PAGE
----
YouGov Forced To Deny Suppressing Poll Because It Was 'Too Positive' For Labour

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One in four Tory voters believed Jeremy Corbyn had won a TV debate (Photo: Ian Forsyth via Getty Images)
One in four Tory voters believed Jeremy Corbyn had won a TV debate (Photo: Ian Forsyth via Getty Images)

One in four Tory voters believed Jeremy Corbyn had won a TV debate (Photo: Ian Forsyth via Getty Images)

YouGov has been forced to deny that it blocked the release of a poll that was “too positive” for Labour.

The top pollster hit out after the incendiary claim was made by a former employee.

Chris Curtis said the poll in the run-up to the 2017 general election showed then Labour leader Jeremy Corbyn had won a TV debate “by a country mile”, with even a quarter of Tory voters thinking so.

He claimed: “But despite having written the story and designed the charts, we were banned from releasing the story because it was too positive about Labour.”

Following the row, Curtis has clarified his comments and issued an apology to YouGov.

Curtis had claimed that changes were made to YouGov’s polling methodology in the run-up to polling day which increased the Conservative lead.

He said: “This was done after pressure from high-ups (and despite protests from those of us who thought it wasn’t ok).”

In response, YouGov said in a statement: “Chris Curtis’s allegation that we suppressed a poll because the results were “too positive about Labour” is incorrect.

“There was a poll run by Chris following the debate in Cambridge on 31st May 2017. When reviewed by others in the YouGov political team, it was clear that the sample of people who watched the debate significantly over-represented Labour voters from the previous election.

“We take our responsibilities as a research organisation seriously and we could not have published a poll from a skewed sample that favoured any party.

“No serious polling organisation would have published this. The idea that YouGov would suppress a poll that was “too positive about Labour” is plainly wrong – as evidenced by the fact that in the 2017 election YouGov published an MRP model showing Labour doing significantly better compared to most other polling organisations.”

But in response to that, Curtis, who is now head of political polling at Opinium, insisted the TV debate poll was sound.

He tweeted: “On the methodology of the poll, it was done using the standard YouGov methodology that they use all the time. I am almost certain it is exactly the same way as we ran this other debate poll, which nobody had any problem with us publishing.

“The overall sample we went out to would have been weighted to be representative of the population, including by past vote. So we would have had enough Lab / Con voters etc.

“I don’t remember this being the case, nor do I recall it being mentioned, but it may have been true that Labour voters were more likely to have watched the debate than Conservative voters and therefore taken part in the questions about the debate.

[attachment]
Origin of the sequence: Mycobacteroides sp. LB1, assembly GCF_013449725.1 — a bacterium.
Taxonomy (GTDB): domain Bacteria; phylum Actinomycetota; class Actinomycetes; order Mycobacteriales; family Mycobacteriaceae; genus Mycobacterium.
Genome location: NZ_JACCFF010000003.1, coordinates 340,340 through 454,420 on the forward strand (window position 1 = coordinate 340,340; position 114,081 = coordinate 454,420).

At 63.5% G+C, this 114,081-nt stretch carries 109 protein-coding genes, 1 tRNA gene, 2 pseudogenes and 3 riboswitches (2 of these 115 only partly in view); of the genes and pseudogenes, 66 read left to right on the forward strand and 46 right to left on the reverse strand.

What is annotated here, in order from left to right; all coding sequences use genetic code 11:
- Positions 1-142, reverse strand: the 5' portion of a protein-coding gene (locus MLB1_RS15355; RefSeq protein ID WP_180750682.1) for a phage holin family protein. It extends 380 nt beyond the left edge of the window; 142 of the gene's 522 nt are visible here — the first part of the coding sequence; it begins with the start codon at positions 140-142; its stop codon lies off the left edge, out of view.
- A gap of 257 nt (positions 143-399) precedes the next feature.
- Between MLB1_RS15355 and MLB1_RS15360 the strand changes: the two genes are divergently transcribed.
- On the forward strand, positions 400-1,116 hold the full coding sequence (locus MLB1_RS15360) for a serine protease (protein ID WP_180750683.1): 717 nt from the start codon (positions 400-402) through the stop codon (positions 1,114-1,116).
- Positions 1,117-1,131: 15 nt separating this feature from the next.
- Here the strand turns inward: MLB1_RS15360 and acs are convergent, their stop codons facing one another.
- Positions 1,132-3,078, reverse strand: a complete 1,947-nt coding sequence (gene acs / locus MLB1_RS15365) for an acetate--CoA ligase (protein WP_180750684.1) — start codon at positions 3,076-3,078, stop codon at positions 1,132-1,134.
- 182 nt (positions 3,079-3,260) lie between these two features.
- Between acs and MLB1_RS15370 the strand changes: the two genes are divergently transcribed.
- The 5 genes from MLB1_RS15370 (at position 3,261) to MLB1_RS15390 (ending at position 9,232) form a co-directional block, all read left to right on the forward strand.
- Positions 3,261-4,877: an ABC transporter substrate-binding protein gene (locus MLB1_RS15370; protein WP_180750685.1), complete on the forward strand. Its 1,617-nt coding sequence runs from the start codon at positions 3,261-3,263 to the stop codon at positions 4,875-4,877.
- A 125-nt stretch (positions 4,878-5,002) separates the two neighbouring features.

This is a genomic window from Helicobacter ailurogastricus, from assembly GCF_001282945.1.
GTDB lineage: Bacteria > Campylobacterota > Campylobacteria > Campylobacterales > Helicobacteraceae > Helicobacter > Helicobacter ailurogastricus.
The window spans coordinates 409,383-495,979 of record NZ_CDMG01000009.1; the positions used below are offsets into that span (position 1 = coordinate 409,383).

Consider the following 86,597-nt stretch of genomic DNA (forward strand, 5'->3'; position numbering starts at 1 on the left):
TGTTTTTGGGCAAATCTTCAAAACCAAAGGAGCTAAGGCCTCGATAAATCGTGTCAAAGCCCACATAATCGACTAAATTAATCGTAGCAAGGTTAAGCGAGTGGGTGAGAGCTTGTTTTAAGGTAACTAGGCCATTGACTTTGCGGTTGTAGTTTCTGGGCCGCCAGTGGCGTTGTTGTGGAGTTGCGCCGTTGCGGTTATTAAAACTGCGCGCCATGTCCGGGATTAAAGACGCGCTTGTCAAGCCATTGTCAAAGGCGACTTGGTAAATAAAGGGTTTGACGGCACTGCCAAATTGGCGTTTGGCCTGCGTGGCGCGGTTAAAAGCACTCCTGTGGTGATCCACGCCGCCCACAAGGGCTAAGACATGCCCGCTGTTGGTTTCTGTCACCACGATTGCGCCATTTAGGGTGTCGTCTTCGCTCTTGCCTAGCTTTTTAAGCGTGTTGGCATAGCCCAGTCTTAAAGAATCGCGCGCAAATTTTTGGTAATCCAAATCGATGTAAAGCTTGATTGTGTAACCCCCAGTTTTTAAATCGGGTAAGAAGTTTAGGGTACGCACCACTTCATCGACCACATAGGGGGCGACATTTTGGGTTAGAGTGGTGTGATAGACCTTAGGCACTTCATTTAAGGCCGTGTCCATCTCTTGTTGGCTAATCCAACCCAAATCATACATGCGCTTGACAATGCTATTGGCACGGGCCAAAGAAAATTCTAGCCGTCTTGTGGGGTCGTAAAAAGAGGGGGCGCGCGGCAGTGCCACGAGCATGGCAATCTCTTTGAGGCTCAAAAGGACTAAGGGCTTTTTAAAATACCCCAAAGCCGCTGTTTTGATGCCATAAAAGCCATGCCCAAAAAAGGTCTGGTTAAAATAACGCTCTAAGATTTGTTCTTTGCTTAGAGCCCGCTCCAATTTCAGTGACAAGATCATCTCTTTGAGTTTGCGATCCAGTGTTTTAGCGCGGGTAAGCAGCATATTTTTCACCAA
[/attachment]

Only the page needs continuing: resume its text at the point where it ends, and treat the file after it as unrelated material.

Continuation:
“Either way, the most important finding of the poll, the one I wanted to focus on and thought was most important, was that a good chunk of Tory voters thought Corbyn had won. This is rare in a debate poll where results normally fall down party lines.”

Meanwhile, Curtis also claimed that Nadhim Zahawi, who set up YouGov and is now education secretary, phoned up the pollsters’ chief executive after another poll – known as an MRP – correctly predicted the election would result in a hung parliament.

Zahawi has since insisted it was “a joke between two good friends”.

However, Thursday night Curtis issued a clarification saying he now accepted YouGov’s position that the results were pulled due to concerns about the methodology.

He also said he did not intend to alleged that Zahawi played any role in the decision and apologised to YouGov for the confusion.

He wrote: “In a purely personal capacity, yesterday I tweeted about my time at YouGov, stating that YouGov banned us from publicising a 2017 poll which Jeremy Corbyn because it was too positive about Labour.

“While this was not my view at the time, I now accept YouGov’s position that in fact the results were pulled because of concerns other members of the team had about the methodology.

“I also believe then, as I do now, that the methodology was acceptable and the survey was conducted to the highest standard. Just like YouGov, I would not be willing to put my name to any research that did not meet these standards

“Also, as I later sought to make clear I did not intend to allege that Nadhim Zahawi played any role in this decision. I am happy to clarify the position and apologise to YouGov for any confusion caused.”

This story was updated to reflect Curtis’s later statement. 

This article originally appeared on HuffPost UK and has been updated.


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